He says he lays out the stats and interesting facts in different colors. One color for careers numbers, one color for stats against the opposing team, and another for this season. He says, "let's find something interesing."

"Oh, here we go. Jason Elam. He's killed the Chiefs over the years. He holds the record for the longest field goal with that guy from the Saints in 1970. He hit game winners against the Chiefs in '94 and '98 (those years are made up, I don't remember what they were), and he's 46 for 56 in his career. He's scored more points against the Chiefs than any other human.

Here's Tony Gonzalez. He's having an amazing year and he's had 21 career 100 yard games. But...the Chiefs are only 10-11 in those games so what does that mean? It means he can only take you so far but you've got to have help from some other guys" as he points to Dwayne Bowe and some other players. This won't make sense to anybody that hasn't listened to him but it was exactly like he sounds when he is on the radio. I mean, I can almost guarantee that I will turn on the radio on Sunday and he will say almost exactly the same thing at some point. So, we talk a little more about that stuff and what all he tries to do with it all. He said, "so, it's kind of like I'm preparing for my final exam. Except it's open book. But, it's extemporaneous."

"Yeah, and you've got thousands of people grading it" I say.

He asks if I'm a student and I tell him that I went to ISU and now I'm at KU and he asks where I'm from. I say I'm close to Hutchinson and he starts naming off smaller towns and asks which one. I say, "Inman."

"Ah, the Teutons. What year did you graduate."

"Wow, I guess I should have known that you would know it. I graduated in '99"

"OK, didn't you have a guy that went on to play at West Point?"

"Umm, he actually played at Navy but his sister played at West Point."

"Oh, OK, what was his name?"

I tell him the name and he remembers him. Then I say I played with another guy that went on to start at Air Force and he remembers him as well. I felt bad being such a huge fanboy so I said I'd let him get back to work and of course he said it was great meeting me and all that crap but wow. I mean, he was such an awesome guy with such a great sports memory. One of the things I love about him is that in every game if there is a player from either team that grew up or played college in what he calls the "Chiefs Kingdom" (basically Kansas, Missouri, Nebraska, Iowa, and Oklahoma) he always brings it up. What makes it especially cool is that he grew up in Smith Center, Kansas, whose football team was, honest to God, a front page, full color picture, story in the New York Times today. I could post all kinds of crazy stats about them but I won't right now (except they've outscored everyone 704-0 this year).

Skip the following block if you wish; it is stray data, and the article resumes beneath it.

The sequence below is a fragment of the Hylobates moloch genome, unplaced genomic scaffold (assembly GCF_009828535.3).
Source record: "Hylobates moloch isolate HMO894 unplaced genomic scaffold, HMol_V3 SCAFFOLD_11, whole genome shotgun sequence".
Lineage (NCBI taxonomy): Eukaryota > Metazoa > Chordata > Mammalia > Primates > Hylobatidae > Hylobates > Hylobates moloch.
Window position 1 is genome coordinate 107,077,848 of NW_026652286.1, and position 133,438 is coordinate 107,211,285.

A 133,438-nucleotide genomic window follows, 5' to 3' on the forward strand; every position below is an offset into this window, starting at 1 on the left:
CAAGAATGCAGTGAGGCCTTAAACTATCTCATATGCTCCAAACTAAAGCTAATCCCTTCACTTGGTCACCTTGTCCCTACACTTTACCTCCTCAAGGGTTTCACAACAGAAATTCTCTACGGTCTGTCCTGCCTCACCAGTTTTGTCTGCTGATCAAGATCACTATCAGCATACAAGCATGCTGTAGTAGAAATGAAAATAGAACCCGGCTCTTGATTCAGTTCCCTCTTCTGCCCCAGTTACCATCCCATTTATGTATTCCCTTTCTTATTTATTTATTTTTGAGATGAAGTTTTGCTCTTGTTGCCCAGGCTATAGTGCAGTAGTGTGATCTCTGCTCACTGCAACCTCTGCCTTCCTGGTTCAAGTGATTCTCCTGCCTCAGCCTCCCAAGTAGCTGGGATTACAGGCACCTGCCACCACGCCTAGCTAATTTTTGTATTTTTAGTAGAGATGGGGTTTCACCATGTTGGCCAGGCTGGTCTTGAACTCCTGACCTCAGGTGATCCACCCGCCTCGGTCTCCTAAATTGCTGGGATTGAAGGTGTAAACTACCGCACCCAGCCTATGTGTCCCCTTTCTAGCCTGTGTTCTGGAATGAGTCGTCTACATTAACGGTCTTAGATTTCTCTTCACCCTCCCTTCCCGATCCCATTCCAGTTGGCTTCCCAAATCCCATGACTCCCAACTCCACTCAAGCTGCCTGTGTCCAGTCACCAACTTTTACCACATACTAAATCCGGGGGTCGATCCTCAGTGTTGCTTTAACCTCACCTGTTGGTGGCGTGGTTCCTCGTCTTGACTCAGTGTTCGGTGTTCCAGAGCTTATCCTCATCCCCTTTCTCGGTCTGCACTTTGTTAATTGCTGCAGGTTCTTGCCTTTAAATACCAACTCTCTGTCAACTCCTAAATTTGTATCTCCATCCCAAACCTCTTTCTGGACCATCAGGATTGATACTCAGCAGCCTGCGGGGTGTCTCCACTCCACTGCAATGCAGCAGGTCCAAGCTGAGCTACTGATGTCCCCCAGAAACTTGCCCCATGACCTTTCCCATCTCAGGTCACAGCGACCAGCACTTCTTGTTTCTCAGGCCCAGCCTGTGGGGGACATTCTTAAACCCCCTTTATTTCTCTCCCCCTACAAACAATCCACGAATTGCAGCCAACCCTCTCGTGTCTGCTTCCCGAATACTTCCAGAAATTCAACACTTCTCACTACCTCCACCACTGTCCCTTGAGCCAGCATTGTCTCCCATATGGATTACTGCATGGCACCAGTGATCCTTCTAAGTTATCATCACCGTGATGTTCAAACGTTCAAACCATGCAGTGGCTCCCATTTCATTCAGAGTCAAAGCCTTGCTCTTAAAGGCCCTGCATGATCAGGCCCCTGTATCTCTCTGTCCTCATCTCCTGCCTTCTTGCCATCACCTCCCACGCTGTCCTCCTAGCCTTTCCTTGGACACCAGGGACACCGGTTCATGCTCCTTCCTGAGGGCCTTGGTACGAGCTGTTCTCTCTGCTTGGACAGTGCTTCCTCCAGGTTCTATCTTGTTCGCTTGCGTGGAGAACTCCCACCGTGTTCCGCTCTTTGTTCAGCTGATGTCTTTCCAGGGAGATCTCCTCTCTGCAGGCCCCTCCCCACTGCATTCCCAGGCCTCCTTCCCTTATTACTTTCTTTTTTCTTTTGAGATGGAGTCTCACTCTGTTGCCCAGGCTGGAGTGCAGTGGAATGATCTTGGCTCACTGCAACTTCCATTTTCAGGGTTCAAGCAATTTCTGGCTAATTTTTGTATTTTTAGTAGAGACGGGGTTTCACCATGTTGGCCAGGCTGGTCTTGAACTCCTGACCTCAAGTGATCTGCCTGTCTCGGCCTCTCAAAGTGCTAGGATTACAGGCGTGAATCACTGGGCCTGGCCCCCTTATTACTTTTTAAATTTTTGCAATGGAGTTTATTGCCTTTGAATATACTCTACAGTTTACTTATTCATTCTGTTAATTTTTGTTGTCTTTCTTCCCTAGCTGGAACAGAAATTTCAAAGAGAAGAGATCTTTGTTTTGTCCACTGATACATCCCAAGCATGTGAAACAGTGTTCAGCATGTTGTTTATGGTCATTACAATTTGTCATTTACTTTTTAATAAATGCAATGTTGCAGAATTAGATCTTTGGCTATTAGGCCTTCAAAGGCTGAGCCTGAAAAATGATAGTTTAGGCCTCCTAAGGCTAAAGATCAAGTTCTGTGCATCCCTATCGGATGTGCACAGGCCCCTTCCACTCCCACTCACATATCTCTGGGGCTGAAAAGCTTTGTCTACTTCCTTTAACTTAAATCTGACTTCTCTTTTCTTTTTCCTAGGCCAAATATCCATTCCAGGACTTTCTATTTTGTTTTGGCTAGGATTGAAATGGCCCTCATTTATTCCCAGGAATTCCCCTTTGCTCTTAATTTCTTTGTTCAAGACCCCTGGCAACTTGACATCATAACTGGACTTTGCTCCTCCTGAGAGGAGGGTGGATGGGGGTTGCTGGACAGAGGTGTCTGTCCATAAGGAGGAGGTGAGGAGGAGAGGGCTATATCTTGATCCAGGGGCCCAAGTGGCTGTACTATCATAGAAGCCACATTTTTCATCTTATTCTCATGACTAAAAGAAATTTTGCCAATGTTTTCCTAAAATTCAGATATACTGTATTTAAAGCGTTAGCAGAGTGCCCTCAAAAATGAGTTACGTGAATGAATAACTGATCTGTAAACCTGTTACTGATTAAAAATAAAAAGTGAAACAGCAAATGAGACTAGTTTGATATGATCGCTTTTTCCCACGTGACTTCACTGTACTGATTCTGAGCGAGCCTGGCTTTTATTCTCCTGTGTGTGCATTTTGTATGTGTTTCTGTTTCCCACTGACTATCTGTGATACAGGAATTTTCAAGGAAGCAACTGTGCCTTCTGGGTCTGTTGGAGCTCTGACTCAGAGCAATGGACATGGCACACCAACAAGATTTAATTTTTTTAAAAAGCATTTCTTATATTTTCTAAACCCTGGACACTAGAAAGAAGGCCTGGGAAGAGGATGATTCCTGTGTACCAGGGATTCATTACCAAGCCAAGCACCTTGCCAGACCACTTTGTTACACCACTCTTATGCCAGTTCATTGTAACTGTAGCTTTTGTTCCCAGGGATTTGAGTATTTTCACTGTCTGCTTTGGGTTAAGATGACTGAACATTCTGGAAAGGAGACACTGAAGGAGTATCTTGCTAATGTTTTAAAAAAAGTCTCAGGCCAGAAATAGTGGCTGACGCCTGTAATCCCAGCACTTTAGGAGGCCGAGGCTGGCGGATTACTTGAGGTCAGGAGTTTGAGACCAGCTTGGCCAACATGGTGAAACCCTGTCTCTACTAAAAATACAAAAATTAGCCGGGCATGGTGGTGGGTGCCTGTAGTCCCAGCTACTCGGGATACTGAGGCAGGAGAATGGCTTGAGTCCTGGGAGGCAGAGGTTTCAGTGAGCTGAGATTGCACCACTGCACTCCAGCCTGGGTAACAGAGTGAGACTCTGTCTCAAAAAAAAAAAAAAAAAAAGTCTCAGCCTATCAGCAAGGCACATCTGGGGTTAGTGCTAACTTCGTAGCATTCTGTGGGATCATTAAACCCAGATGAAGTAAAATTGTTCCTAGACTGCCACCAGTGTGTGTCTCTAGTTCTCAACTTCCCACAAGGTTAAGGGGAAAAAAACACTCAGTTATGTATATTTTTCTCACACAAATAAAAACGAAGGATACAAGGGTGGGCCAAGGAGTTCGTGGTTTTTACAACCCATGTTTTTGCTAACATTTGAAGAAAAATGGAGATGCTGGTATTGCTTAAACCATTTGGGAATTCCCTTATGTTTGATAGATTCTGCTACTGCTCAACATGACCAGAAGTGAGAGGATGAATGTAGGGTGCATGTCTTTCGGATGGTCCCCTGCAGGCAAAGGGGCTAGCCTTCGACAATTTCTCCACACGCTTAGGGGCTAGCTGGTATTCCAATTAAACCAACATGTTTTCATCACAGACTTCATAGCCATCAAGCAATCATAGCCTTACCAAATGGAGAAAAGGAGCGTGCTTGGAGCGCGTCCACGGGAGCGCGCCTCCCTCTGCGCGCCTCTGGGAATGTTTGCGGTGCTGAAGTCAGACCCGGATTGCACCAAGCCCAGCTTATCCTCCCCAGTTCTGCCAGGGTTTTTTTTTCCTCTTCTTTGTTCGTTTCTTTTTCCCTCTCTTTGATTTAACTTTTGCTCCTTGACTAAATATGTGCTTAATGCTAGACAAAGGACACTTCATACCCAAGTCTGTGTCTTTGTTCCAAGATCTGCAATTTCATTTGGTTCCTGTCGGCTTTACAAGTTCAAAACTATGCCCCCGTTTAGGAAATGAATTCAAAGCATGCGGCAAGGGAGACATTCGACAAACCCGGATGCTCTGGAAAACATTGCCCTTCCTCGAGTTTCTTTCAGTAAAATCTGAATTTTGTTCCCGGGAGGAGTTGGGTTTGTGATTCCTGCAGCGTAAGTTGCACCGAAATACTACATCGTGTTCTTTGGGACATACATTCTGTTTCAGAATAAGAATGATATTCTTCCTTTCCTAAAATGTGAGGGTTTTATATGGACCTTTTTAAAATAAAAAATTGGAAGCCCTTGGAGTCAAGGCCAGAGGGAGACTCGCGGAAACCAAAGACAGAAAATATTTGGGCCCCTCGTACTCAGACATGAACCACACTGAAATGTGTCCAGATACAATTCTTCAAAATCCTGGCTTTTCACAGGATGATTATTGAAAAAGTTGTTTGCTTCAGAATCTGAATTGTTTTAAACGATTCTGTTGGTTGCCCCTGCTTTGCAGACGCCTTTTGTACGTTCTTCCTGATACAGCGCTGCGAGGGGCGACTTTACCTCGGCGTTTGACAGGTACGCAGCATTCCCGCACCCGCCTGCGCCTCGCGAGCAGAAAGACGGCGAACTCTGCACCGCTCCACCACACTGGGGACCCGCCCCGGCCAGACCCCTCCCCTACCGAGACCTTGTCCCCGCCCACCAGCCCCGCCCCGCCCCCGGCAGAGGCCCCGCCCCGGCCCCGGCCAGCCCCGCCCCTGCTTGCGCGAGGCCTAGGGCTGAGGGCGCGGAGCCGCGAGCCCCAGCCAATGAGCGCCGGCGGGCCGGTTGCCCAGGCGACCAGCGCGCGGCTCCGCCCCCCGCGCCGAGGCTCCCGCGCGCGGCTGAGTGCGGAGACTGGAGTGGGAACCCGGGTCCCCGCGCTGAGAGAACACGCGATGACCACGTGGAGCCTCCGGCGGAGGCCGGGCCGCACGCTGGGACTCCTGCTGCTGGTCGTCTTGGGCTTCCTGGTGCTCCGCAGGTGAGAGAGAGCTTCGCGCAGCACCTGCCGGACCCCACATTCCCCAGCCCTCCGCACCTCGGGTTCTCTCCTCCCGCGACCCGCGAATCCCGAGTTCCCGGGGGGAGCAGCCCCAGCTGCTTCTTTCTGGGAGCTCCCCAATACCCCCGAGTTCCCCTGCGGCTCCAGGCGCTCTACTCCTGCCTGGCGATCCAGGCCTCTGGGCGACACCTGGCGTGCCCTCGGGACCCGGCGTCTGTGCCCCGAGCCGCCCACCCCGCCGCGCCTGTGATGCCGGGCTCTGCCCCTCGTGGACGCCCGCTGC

Anyway, I know it makes me sound like such a huge nerd that I'm this excited that I got a chance to talk to him but I think he's really one of the best broadcasters out there and he was such a cool guy to talk to. I really think if I wanted to be an ass and monopolize his time he would have let me because he just seemed like that great of a guy. So, in honor of Mitch here's what I consider his signature Chiefs call (although one of his K-State calls was immortalized on a t-shirt this is what he will be known for) "Touchdown Kan-sas City! Touchdown Priest Holmes!"

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Wednesday, November 07, 2007

Fundie Endorsment Day!

So, who did your favorite fundie endorse today?

My fellow Kansan Sam Brownback decided that John McCain was the best choice while fundie Christian Pat Robertson decided to go ahead and endorse the sometimes crossdressing, thrice divorced, pro-choice, pro-gay rights presidential candidate (and fascist) Rudy Giuliani. Kind of an odd choice, no? So, what would lead Robertson to overlook all that other stuff?

"To me, the overriding issue before the American people is the defense of our population from the bloodlust of Islamic terrorists," Robertson said.

Oh, right. That. Giuliani's clearly the most likely to start another ill-fated Crusade in the Middle East but there's still something that confuses me. Robertson said "I concur totally" when Jerry Falwell said this about 9/11:
The abortionists have got to bear some burden for this because God will not be mocked. And when we destroy 40 million little innocent babies, we make God mad. I really believe that the pagans, and the abortionists, and the feminists, and the gays and the lesbians who are actively trying to make that an alternative lifestyle, the ACLU, People For the American Way--all of them who have tried to secularize America--I point the finger in their face and say "you helped this happen."

He also said something about how we lost the protection of heaven for allowing abortion and "rampant internet pornography" although I'm not sure where the protection was before we had the internet and still had all those wars but whatever.

So...given all of that wouldn't our best protection against the "bloodlust of Islamic terrorists" have nothing to do with actual foreign policy and more to do with abortion and the gays? Ugh, this conservative logic makes my head hurt sometime but who am I to argue with a man that says he can leg press 2000 pounds?